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    But exactly what brexit meant wasn't clarified before the referendum. At least now that it will be put to parliament our politicians can be held to account by their constituents on how they vote.
    The vote was to leave the EU. Article 50 is invoked to leave the EU.

    Only those who wish to remain in the EU at any cost (including ignoring the result of a U.K. wide referendum) would argue that should not now happen due to a parliamentary vote.

  13. #672
    Private Members Prediction League Winner Hibrandenburg's Avatar
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    Quote Originally Posted by SiMar View Post
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    The vote was to leave the EU. Article 50 is invoked to leave the EU.

    Only those who wish to remain in the EU at any cost (including ignoring the result of a U.K. wide referendum) would argue that should not now happen due to a parliamentary vote.
    You make a lot of assumptions for a lot of people. The referendum was advisory and as the supreme court ruled today that advice was intended for parliament to decide and not intended to allow the tory party to do as they please.

  14. #673
    I think it was the correct decision today to allow Parliament to vote on the triggering of article 50. I have no doubt that the will of the people will be carried out and we will leave the EU. Giving the MP's a vote will give the result of the referendum the respect it deserves.

    I know a couple of Yes voters who will now vote No if the SNP go ahead with their threat of indyref2. They understand it was a UK wide vote on the UK's membership of the EU.

    Scotland needs an indyref 2 like a hole in it's budget which is exactly what it would give. The union between Scotland and the rest of the UK is far more important to the scottish people and i think the SNP are going to learn this the hard way, again.

    But Sturgeon brought this on herself by over playing her hand. She should have shown respect to the result of the EU referendum and solidarity with the rest of the UK and no went out her way to make threats.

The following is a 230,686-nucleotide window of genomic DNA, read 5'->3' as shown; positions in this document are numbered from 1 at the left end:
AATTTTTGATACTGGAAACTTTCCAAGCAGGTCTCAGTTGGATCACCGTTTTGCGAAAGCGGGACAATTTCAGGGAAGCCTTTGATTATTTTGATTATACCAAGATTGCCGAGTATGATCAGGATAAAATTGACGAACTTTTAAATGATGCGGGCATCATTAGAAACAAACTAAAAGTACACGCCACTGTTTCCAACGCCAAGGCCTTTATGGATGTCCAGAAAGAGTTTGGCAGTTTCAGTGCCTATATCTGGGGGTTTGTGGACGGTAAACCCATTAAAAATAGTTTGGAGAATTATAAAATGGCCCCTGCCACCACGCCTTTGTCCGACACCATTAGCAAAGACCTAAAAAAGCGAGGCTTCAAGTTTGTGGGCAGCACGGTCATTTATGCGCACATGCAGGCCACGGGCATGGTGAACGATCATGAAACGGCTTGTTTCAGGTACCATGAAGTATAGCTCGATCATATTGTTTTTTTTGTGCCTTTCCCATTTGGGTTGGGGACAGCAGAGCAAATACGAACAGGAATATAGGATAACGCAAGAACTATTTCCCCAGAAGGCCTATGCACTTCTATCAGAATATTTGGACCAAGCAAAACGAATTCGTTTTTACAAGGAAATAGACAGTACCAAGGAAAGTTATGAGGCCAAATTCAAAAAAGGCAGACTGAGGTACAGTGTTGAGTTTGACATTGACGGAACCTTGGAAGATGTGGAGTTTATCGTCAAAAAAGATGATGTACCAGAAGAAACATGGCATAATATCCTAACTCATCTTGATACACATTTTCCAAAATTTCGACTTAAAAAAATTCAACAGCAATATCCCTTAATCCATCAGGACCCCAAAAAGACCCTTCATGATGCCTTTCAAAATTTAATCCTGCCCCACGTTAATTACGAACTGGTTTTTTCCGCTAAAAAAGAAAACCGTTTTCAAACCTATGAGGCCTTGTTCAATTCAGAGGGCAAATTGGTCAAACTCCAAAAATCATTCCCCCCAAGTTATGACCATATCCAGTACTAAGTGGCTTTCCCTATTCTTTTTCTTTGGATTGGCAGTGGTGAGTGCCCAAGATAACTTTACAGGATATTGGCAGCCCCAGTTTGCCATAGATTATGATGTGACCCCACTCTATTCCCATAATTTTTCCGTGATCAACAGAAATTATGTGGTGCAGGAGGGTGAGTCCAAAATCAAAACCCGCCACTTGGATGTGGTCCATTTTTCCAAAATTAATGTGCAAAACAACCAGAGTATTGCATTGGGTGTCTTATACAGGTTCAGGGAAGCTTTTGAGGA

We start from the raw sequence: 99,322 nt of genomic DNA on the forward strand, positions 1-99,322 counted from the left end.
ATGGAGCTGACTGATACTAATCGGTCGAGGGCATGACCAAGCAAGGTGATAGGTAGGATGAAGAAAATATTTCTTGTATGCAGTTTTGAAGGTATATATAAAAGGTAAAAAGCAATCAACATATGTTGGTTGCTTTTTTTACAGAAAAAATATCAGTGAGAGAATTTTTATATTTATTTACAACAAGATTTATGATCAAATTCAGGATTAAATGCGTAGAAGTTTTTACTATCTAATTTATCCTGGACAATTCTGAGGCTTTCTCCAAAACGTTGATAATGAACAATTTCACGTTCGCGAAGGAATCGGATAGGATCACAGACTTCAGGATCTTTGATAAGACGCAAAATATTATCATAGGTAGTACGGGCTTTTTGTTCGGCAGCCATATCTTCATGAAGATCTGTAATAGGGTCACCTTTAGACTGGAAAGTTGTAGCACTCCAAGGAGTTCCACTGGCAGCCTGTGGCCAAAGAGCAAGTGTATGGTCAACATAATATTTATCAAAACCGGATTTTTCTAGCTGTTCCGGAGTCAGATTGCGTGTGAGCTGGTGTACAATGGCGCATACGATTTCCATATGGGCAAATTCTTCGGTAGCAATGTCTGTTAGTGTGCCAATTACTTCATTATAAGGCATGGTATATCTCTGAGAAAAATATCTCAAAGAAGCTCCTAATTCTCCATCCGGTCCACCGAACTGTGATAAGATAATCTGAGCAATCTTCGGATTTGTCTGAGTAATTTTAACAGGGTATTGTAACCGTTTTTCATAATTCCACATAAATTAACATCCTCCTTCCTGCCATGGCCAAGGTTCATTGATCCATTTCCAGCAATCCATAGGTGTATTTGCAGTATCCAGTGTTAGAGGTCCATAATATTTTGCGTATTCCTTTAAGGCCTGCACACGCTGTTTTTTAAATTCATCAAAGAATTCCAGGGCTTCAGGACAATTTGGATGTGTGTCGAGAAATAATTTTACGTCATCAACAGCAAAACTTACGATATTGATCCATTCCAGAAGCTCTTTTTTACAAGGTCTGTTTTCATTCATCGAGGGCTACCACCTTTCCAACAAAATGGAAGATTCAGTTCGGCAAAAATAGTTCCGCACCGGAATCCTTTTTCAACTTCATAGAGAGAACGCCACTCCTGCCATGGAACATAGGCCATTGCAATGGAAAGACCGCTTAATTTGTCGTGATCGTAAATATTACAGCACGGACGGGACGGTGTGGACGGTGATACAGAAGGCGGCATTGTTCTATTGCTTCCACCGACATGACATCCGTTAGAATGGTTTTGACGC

Interesting times for sure.

  15. #674
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    Quote Originally Posted by Hibrandenburg View Post
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    You make a lot of assumptions for a lot of people. The referendum was advisory and as the supreme court ruled today that advice was intended for parliament to decide and not intended to allow the tory party to do as they please.
    Oh please...This has nothing to do with the Tory party but all to do with the enacting of the result of a UK wide referendum.

    And anyway the court didn't rule that parliament 'can decide' but that parliamentary authority was required for the government to invoke article 50.

    On what rational basis can parliament (the same one that authorised the vote in the first place) not provide that authority?

  16. #675
    Quote Originally Posted by Hibrandenburg View Post
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    You make a lot of assumptions for a lot of people. The referendum was advisory and as the supreme court ruled today that advice was intended for parliament to decide and not intended to allow the tory party to do as they please.
    You will know as well as I do that politics is all about maneuvering, strategy and deals struck behind the scenes as well as the grubbier side which includes machiavellian type posturing and lobbying.

    For me today was a turning point in brexit. I believe there is now a way to achieve a 'soft' brexit. Article 50 will be activated however before then there will be huge opposition to a 'hard' brexit.

    Today's ruling paves the way for the opposition to demand a 'Norway style' relationship with the EU. This will grant us access to the single market through the EEA agreement (European Economic Area) and will leave us as part of the Schengen Agreement which will allow access for workers across the EU to come to the UK without restrictions.